Josh Howgego discovers the chemistry of food with Peter Barham, the scientist–cook who trains world-class chefs
‘So – I have to ask – what is your favourite food?’ I’m sitting in the office of Peter Barham, a physics professor at the University of Bristol, UK. I’m not usually so interested in the food preferences of scientists, but Barham is no ordinary scientist. He has a passion for molecular gastronomy – applying science to food and cooking. In fact, Barham is a professor of this subject at the University of Copenhagen in Denmark. He also mentored the chef Heston Blumenthal, who came to him for advice when he was just starting out as a cook. And (with a little help from some liquid nitrogen) he has his name in the record books as the world’s fastest ice cream maker.
‘Pea dust,’ is the response, and Barham looks like he’s savouring the memory. ‘It’s something I helped devise during a visit to Copenhagen,’ he explains. ‘The peas are freeze-dried to remove all of the water and then shaved extremely finely using a precision instrument.’ The result is super concentrated pea material that is so fine it spontaneously diffuses into the nose as you lift a spoonful to your mouth. According to Barham, the combination of intense smell and taste gives a very powerful ‘pea hit’.
I find the idea of a ‘pea hit’ hard to imagine, but Barham’s answer illustrates an important point: when it comes to food, it’s not just taste that determines our experience. There are many other sensory inputs involved. Barham tells me that even subtle factors such as the colour of a plate can have a huge impact on our perception of food. For example, a cooked breakfast on a blue, plastic plate will feel less enjoyable than the identical meal presented on a clean, white ceramic one.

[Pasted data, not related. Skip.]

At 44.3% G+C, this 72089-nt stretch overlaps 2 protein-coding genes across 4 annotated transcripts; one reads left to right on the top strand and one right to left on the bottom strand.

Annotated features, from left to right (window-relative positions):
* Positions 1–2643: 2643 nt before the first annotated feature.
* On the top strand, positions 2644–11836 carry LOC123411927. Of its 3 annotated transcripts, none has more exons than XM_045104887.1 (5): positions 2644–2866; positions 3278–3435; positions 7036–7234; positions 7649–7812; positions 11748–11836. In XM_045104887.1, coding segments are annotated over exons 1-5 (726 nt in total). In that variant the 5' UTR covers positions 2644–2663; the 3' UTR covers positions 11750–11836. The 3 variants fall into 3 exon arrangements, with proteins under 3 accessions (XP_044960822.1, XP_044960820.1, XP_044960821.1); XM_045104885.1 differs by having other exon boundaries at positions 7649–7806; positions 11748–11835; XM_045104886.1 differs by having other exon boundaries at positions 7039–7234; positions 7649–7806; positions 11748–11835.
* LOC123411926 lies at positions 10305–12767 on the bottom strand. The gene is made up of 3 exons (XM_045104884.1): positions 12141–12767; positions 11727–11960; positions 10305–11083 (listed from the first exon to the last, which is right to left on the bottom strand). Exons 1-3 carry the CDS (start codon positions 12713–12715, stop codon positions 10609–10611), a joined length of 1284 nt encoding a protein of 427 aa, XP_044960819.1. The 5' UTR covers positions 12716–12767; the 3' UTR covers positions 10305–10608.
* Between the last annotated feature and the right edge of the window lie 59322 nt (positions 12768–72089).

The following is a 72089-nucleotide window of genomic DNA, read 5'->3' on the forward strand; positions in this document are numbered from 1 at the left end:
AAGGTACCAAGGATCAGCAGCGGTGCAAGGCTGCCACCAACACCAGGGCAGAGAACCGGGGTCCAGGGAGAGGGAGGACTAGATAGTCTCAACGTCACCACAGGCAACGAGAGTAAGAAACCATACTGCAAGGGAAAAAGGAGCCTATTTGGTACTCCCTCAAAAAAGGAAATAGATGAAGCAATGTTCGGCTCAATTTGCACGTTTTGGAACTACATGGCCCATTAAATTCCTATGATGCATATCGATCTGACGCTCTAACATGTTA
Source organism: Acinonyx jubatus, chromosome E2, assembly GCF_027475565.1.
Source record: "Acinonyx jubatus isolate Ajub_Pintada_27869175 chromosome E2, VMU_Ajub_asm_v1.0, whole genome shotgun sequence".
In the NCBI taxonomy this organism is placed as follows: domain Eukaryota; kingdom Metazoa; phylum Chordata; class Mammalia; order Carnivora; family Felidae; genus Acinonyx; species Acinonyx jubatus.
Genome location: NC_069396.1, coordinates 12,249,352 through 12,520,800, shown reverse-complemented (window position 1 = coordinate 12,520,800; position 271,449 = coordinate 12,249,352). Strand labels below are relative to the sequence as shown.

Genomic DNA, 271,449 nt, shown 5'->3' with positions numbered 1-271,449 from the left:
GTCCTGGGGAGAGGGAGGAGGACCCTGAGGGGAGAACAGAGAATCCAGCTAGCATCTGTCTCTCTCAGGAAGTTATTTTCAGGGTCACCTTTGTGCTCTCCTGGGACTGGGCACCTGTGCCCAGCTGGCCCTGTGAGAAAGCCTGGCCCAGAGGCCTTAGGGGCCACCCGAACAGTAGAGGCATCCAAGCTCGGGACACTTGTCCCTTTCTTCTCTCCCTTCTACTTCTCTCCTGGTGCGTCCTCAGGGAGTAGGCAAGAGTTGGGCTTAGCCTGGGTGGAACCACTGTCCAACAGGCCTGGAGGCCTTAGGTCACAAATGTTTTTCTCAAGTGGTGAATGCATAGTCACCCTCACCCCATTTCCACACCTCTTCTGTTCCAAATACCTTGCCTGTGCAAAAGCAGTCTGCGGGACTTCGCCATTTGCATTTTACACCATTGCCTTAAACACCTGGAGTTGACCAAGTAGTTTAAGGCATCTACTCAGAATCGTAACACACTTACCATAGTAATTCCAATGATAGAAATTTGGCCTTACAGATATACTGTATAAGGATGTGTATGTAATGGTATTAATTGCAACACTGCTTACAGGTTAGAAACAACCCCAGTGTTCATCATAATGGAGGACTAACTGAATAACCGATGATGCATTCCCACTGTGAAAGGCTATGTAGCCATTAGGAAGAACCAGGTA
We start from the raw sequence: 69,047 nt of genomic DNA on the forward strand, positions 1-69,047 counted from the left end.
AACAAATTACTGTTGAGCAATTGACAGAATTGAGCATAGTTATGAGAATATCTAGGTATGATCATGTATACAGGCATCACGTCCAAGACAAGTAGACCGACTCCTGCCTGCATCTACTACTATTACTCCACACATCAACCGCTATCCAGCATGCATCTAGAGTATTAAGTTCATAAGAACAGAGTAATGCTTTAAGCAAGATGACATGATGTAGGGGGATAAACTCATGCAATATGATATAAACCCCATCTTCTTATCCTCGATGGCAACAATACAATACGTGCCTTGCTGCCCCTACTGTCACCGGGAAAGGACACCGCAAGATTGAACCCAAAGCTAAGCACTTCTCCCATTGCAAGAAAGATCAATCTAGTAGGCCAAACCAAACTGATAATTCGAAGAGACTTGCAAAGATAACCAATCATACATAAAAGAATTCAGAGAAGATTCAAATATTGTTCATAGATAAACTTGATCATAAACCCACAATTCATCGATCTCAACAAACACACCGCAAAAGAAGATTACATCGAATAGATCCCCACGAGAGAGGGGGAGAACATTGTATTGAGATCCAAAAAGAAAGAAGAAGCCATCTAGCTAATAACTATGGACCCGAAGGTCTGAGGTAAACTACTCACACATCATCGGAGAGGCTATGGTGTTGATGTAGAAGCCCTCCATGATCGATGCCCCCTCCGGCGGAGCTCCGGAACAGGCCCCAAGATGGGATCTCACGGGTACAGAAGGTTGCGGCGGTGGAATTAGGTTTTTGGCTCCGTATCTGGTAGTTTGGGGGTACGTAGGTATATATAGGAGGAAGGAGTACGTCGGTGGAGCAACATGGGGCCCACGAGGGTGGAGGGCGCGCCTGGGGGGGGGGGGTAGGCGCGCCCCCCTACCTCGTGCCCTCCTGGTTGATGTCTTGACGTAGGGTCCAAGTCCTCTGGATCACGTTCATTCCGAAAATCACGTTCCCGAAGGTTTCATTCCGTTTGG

The way food is prepared is also important, since properties like texture have a strong influence on how we perceive food. A great example is ice cream making. The speed with which the water in ice cream freezes determines the size of the ice crystals, and this in turn determines the texture. Cooling slowly in a freezer gives the crystals time to grow large, resulting in the slightly grainy ice cream we are familiar with. But using ultra cold liquid nitrogen at –198°C freezes the mixture in just a few seconds and there is only enough time for very small crystals to form. This gives an extremely smooth ice cream.
Taste and smell – mediated by molecules
But good texture is nothing without a pleasing taste and smell – and these come from the molecules that make up our food interacting with receptors in our mouth and nose. A piece of food is composed of many thousands of different molecules such as proteins, sugars and carbohydrates, so it’s not always easy to link individual molecules to particular tastes. And the complexity only increases when we cook food, where the heat energy allows the molecules to react, creating new ones.